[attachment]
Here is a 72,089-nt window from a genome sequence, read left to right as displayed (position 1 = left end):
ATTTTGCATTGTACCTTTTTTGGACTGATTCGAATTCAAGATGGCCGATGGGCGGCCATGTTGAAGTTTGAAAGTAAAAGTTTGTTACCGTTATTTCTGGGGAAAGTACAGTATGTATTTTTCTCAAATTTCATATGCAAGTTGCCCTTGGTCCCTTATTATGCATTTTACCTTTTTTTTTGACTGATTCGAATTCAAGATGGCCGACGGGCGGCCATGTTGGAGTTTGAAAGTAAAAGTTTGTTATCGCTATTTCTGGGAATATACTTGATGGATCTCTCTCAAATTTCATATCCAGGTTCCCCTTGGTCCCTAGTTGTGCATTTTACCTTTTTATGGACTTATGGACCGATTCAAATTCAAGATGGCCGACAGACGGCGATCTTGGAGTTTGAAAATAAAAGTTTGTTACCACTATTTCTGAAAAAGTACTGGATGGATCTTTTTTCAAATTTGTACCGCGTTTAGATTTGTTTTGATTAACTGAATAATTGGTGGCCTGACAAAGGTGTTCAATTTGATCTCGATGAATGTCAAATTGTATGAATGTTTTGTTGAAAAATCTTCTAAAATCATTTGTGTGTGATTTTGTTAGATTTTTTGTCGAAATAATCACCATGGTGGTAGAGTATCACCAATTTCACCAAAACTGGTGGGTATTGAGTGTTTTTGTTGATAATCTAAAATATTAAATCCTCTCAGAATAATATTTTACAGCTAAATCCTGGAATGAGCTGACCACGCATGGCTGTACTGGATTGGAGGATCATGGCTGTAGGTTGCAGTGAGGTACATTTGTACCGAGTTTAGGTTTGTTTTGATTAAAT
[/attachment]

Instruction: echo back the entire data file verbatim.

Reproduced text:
Here is a 72,089-nt window from a genome sequence, read left to right as displayed (position 1 = left end):
ATTTTGCATTGTACCTTTTTTGGACTGATTCGAATTCAAGATGGCCGATGGGCGGCCATGTTGAAGTTTGAAAGTAAAAGTTTGTTACCGTTATTTCTGGGGAAAGTACAGTATGTATTTTTCTCAAATTTCATATGCAAGTTGCCCTTGGTCCCTTATTATGCATTTTACCTTTTTTTTTGACTGATTCGAATTCAAGATGGCCGACGGGCGGCCATGTTGGAGTTTGAAAGTAAAAGTTTGTTATCGCTATTTCTGGGAATATACTTGATGGATCTCTCTCAAATTTCATATCCAGGTTCCCCTTGGTCCCTAGTTGTGCATTTTACCTTTTTATGGACTTATGGACCGATTCAAATTCAAGATGGCCGACAGACGGCGATCTTGGAGTTTGAAAATAAAAGTTTGTTACCACTATTTCTGAAAAAGTACTGGATGGATCTTTTTTCAAATTTGTACCGCGTTTAGATTTGTTTTGATTAACTGAATAATTGGTGGCCTGACAAAGGTGTTCAATTTGATCTCGATGAATGTCAAATTGTATGAATGTTTTGTTGAAAAATCTTCTAAAATCATTTGTGTGTGATTTTGTTAGATTTTTTGTCGAAATAATCACCATGGTGGTAGAGTATCACCAATTTCACCAAAACTGGTGGGTATTGAGTGTTTTTGTTGATAATCTAAAATATTAAATCCTCTCAGAATAATATTTTACAGCTAAATCCTGGAATGAGCTGACCACGCATGGCTGTACTGGATTGGAGGATCATGGCTGTAGGTTGCAGTGAGGTACATTTGTACCGAGTTTAGGTTTGTTTTGATTAAAT